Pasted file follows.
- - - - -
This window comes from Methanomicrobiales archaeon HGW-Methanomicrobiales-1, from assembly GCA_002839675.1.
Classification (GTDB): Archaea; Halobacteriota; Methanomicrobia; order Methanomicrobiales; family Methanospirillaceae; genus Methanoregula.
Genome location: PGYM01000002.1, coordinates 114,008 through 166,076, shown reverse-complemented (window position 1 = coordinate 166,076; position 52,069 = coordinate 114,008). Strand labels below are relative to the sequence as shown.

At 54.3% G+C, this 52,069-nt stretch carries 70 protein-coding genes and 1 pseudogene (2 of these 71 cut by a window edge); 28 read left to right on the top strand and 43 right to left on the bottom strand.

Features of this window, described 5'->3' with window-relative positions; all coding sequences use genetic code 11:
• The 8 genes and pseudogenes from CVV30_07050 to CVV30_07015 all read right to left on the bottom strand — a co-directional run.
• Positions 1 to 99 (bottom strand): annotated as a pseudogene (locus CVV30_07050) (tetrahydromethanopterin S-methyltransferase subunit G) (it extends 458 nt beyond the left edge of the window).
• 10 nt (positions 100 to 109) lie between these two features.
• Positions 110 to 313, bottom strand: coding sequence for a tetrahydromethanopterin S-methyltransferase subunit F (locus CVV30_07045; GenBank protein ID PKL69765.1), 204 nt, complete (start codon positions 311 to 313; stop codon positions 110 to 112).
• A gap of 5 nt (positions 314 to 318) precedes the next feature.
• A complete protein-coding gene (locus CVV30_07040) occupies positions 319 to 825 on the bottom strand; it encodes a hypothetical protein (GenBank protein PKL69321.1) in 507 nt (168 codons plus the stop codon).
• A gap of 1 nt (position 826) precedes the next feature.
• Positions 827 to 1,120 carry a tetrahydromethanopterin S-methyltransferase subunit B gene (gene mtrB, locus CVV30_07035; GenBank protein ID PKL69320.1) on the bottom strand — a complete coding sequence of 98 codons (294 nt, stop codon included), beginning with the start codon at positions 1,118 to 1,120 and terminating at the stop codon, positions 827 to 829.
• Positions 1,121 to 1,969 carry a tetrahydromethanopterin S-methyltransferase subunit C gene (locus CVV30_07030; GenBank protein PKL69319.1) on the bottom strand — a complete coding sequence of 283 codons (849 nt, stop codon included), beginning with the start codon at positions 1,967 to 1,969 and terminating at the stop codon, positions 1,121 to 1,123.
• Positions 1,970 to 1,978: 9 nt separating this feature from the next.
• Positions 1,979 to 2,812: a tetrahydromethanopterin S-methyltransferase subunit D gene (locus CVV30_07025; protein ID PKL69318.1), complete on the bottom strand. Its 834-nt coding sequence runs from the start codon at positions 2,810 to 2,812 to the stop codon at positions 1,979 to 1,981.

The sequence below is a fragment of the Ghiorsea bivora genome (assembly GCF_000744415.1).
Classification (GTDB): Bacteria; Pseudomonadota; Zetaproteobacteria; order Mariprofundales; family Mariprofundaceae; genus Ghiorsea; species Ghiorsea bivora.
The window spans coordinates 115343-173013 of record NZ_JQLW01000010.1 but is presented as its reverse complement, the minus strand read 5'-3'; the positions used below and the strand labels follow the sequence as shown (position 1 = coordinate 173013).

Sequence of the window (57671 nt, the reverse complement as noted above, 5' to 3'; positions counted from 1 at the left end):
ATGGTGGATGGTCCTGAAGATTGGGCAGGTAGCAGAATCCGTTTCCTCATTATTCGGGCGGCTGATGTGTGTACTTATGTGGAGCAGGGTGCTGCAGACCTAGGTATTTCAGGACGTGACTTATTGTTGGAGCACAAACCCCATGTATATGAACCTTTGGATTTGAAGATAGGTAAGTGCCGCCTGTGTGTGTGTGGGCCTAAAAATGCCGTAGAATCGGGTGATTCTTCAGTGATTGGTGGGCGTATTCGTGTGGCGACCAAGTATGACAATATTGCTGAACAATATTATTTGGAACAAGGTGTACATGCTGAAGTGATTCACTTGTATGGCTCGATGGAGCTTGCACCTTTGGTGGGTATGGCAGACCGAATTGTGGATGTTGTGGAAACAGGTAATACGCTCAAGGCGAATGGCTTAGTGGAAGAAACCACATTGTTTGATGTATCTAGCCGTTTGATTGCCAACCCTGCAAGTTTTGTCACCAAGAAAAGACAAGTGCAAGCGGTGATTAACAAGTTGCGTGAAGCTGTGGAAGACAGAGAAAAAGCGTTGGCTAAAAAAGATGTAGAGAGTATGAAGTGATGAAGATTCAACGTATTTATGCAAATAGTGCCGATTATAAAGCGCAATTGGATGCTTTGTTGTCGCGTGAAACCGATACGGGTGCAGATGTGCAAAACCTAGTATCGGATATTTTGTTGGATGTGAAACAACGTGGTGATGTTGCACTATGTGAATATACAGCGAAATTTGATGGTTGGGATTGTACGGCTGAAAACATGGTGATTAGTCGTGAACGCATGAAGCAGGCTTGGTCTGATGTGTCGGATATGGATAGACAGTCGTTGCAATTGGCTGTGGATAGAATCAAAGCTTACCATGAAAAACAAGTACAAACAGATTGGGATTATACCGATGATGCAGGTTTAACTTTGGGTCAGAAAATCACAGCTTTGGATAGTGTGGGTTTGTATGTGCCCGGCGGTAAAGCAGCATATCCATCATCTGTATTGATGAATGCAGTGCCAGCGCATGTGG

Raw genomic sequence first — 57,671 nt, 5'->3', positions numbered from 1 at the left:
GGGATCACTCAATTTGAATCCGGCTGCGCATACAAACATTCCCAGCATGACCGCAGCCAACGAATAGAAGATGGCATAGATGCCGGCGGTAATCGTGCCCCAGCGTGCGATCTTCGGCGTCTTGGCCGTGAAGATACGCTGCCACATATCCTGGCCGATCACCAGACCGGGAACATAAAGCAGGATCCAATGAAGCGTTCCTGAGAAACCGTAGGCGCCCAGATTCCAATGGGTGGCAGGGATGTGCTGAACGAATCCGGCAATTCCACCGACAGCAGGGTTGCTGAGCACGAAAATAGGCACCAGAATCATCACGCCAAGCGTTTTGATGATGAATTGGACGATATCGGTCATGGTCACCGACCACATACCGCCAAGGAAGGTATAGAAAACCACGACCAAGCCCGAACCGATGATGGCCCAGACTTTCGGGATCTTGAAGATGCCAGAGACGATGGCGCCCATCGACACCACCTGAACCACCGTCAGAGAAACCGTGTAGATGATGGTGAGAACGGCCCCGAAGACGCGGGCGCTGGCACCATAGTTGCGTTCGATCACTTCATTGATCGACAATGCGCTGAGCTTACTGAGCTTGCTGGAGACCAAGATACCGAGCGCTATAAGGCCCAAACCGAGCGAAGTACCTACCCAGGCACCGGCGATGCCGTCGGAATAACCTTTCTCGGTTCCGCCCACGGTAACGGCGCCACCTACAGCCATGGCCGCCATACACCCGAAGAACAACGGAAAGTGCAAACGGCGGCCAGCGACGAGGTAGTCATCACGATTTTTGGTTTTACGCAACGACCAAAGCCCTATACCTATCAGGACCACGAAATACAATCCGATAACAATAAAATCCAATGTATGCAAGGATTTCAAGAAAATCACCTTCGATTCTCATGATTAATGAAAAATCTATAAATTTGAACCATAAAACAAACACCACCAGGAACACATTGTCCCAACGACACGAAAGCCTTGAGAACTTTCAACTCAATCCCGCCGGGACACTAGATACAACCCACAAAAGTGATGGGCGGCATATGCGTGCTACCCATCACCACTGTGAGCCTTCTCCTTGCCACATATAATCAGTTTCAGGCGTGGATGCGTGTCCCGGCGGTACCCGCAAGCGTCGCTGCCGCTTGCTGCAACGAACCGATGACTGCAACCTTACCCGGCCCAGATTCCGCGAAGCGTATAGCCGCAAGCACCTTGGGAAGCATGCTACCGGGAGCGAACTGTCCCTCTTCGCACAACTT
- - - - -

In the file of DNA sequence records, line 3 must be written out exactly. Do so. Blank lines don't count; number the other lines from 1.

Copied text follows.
Genome location: PGYM01000002.1, coordinates 114,008 through 166,076, shown reverse-complemented (window position 1 = coordinate 166,076; position 52,069 = coordinate 114,008). Strand labels below are relative to the sequence as shown.